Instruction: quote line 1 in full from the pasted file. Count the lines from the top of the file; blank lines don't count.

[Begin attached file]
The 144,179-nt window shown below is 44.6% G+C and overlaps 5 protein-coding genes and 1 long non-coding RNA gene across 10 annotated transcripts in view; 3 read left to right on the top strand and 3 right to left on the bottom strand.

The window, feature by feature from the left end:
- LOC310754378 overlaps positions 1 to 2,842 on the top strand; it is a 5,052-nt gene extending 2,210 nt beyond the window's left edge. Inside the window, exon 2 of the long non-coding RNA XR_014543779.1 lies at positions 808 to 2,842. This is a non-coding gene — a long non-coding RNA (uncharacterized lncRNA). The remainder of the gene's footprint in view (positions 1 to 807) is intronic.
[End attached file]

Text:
The 144,179-nt window shown below is 44.6% G+C and overlaps 5 protein-coding genes and 1 long non-coding RNA gene across 10 annotated transcripts in view; 3 read left to right on the top strand and 3 right to left on the bottom strand.